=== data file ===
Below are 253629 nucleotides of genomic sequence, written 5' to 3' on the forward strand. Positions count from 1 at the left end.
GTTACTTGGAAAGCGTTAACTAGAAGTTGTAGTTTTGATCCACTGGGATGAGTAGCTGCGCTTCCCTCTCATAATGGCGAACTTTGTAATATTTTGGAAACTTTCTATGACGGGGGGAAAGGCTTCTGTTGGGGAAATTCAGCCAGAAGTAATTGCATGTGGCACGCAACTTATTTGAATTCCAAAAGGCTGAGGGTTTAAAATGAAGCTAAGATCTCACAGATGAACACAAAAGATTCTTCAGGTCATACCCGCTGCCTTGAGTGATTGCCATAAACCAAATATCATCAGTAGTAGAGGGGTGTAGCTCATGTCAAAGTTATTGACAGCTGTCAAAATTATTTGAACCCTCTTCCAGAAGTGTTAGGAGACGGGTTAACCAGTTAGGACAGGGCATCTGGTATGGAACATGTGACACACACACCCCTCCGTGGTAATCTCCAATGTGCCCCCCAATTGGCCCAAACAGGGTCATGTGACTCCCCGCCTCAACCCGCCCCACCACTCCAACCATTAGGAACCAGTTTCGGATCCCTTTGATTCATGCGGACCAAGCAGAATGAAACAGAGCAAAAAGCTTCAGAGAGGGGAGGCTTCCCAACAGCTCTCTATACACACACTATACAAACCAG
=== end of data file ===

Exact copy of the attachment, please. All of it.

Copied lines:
Below are 253629 nucleotides of genomic sequence, written 5' to 3' on the forward strand. Positions count from 1 at the left end.
GTTACTTGGAAAGCGTTAACTAGAAGTTGTAGTTTTGATCCACTGGGATGAGTAGCTGCGCTTCCCTCTCATAATGGCGAACTTTGTAATATTTTGGAAACTTTCTATGACGGGGGGAAAGGCTTCTGTTGGGGAAATTCAGCCAGAAGTAATTGCATGTGGCACGCAACTTATTTGAATTCCAAAAGGCTGAGGGTTTAAAATGAAGCTAAGATCTCACAGATGAACACAAAAGATTCTTCAGGTCATACCCGCTGCCTTGAGTGATTGCCATAAACCAAATATCATCAGTAGTAGAGGGGTGTAGCTCATGTCAAAGTTATTGACAGCTGTCAAAATTATTTGAACCCTCTTCCAGAAGTGTTAGGAGACGGGTTAACCAGTTAGGACAGGGCATCTGGTATGGAACATGTGACACACACACCCCTCCGTGGTAATCTCCAATGTGCCCCCCAATTGGCCCAAACAGGGTCATGTGACTCCCCGCCTCAACCCGCCCCACCACTCCAACCATTAGGAACCAGTTTCGGATCCCTTTGATTCATGCGGACCAAGCAGAATGAAACAGAGCAAAAAGCTTCAGAGAGGGGAGGCTTCCCAACAGCTCTCTATACACACACTATACAAACCAG